Prof. TAMEZ: I totally believe that we should have safety in our country. However, the original reason that was given by Secretary Chertoff, the reason that the act was enacted in 2006, the security fence, that was because we were told that terrorists were coming through the southern border. And to my knowledge, the terrorists are coming here legally and some other organization in the United States is not accountable for the whereabouts of those people who receive visas. This action is having been a hasty decision without giving much thought to whom, who would be harmed by such an action. They had no idea about our population here and who we are.

MARTIN: Mr. Mayor, you've been an outspoken critic of the fence. Why in your case?

Mayor AHUMADA: Because I saw it as a threat on our existence as to how we live here in the Southwest region along the border with Mexico. I believe our way of life is going to be interrupted. It's going to be adversely affected. We have a nature corridor that brings in about approximately 125 million annually to this region. We have a historical corridor where things, tourism is very valuable to our economy here.

MARTIN: I understand, Mr. Mayor, but the same question to you that I asked Professor Tamez is that the secretary has said - and we're talking about Michael Chertoff, who is the secretary of the Department of Homeland Security - that all of those things are important but that national security is the primary function of government and that all else pales in comparison to that. What would you say to that?

Mayor AHUMADA: Well, I agree with him 100 percent but not doing it without being responsible. You just don't - this is not a totalitarian form of government. In Washington, what may sound good or looks good doesn't necessarily make sense or is going to accomplish the mission...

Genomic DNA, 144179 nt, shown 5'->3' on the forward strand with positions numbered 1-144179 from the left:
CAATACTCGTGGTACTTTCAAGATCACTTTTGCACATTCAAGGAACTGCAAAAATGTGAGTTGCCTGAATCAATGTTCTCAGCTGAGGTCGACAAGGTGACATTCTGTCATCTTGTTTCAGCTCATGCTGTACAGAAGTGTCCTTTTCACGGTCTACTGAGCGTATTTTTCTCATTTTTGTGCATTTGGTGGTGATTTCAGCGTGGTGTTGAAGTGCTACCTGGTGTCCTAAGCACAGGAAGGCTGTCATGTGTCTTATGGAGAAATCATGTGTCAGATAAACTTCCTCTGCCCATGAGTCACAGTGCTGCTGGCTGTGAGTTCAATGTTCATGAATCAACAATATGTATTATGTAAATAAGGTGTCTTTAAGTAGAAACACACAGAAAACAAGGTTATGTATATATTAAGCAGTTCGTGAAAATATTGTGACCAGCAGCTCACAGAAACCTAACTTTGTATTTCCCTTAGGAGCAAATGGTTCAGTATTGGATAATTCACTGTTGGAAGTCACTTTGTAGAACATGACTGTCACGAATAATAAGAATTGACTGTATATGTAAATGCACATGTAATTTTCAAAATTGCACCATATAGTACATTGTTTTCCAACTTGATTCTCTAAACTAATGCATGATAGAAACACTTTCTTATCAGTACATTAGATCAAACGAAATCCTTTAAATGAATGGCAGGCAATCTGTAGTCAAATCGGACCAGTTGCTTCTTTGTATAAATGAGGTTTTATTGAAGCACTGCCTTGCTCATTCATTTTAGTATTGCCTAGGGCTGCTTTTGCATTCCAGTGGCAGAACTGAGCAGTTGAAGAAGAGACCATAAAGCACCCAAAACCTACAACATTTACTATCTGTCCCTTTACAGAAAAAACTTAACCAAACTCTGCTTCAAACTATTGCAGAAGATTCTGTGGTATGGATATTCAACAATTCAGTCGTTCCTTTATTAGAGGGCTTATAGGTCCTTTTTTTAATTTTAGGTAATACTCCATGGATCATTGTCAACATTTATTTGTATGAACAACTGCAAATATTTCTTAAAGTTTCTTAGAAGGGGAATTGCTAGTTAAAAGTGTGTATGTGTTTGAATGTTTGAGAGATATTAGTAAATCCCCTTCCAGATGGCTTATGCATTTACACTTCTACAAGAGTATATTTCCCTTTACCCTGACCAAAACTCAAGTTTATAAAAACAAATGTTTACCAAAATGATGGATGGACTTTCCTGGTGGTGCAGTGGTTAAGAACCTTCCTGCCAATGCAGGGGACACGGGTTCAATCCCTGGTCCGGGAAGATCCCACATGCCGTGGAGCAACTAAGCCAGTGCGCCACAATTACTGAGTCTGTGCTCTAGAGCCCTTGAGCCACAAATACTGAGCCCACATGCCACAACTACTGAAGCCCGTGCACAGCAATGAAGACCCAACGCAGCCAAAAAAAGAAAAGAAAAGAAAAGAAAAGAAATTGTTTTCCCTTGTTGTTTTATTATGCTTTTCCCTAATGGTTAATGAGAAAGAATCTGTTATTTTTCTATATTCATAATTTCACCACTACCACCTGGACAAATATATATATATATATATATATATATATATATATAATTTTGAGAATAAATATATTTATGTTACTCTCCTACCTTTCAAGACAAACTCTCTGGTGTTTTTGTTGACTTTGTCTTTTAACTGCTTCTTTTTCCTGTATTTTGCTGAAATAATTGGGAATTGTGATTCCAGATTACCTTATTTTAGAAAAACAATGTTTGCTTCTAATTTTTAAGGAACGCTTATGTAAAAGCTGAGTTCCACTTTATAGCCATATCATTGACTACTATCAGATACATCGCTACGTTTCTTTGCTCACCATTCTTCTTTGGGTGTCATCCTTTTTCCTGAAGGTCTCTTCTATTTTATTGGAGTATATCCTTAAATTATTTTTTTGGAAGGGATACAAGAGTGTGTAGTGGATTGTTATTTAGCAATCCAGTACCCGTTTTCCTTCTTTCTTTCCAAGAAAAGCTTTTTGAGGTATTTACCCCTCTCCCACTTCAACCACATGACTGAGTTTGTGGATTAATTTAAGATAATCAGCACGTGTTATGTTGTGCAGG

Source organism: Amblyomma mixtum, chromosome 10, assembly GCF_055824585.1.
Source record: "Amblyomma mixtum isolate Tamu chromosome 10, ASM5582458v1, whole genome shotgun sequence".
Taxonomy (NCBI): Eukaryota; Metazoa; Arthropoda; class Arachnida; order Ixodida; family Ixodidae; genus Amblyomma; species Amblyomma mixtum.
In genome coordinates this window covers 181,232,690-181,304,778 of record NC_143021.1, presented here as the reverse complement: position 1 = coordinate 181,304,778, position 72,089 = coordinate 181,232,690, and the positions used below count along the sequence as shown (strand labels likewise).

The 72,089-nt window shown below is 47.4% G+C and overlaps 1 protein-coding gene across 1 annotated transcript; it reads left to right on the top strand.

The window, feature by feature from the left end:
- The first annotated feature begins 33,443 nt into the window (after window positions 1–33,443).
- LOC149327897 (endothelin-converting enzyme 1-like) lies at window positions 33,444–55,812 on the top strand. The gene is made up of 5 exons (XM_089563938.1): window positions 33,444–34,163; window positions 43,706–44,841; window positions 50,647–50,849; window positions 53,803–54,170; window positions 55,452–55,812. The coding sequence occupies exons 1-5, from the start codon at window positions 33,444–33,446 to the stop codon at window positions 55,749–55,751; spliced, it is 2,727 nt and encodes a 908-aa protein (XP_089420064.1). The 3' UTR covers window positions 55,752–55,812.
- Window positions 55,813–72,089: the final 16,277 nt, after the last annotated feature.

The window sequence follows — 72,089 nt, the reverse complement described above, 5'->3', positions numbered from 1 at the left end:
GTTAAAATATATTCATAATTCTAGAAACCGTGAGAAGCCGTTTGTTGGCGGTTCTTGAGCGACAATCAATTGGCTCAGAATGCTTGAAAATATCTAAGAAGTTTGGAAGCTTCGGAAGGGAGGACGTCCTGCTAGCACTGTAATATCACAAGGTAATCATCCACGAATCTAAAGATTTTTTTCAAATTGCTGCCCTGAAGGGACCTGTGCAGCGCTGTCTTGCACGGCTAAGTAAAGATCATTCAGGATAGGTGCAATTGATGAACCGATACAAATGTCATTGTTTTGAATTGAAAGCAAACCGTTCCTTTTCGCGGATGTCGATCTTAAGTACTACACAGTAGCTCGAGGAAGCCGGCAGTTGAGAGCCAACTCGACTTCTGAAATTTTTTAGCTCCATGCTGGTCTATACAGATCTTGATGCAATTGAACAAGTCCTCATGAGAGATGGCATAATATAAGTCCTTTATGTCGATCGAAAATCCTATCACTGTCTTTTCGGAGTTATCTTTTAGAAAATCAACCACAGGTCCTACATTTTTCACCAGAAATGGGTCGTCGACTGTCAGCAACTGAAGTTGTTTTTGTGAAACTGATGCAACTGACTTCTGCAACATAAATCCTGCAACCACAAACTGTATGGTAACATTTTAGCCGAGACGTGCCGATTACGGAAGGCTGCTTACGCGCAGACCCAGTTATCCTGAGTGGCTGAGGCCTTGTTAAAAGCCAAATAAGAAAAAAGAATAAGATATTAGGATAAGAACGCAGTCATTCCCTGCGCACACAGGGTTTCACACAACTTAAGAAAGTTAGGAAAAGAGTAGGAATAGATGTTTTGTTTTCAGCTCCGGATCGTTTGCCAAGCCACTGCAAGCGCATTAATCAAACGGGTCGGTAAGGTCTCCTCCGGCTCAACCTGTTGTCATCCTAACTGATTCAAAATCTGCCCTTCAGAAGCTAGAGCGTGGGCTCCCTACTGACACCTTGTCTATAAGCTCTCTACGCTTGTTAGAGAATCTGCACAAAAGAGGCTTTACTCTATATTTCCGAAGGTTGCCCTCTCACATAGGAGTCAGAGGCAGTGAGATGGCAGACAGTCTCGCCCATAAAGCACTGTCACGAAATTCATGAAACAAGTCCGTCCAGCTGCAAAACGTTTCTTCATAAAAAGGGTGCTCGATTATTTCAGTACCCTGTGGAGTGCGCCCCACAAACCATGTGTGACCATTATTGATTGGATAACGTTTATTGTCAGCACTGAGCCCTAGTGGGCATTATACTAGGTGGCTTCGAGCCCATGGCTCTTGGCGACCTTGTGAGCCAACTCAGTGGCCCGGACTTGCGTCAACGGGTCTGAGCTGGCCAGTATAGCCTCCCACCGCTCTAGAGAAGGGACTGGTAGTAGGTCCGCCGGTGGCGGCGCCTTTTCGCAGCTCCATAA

MARTIN: Is it your basic objection that you think this fence is stupid and won't work or is it that you just think the impact on the local community is just too great?

Mayor AHUMADA: Well, it's stupid. First of all, there's other ways of doing it, using smart technology and using the geography we have here. We have a river that could serve as a virtual fence. We also have funding for a Weir project that will raise the water level from 12 feet to 26 feet along the Rio Grande and widen the river, which will make it harder to cross illegally and deter all kinds of activity, along with sophisticated equipment and boots on the ground. I think that would be more effective than building a fence. That would be the way to go and less costly. We have the money to build it.

MARTIN: If you're just joining us, we're talking about the construction of a fence along the U.S.-Mexico border, and I'm joined by two opponents of the fence, Mayor Pat Ahumada and landowner Eloisa Tamez from El Calaboz, Texas. I wanted to ask both of you - Secretary Chertoff has repeatedly rejected these arguments and he says that there are - but nevertheless he says that the department is very willing to consult, that they are very open to discussion. They are willing to have a fair discussion, but they are not going to be deterred by lawsuits and opposition and so forth. So I'd like to ask each of you - Professor Tamez, have you been able to express your concerns to anybody at the department, and what do they say? And I'd like the ask the mayor the same question.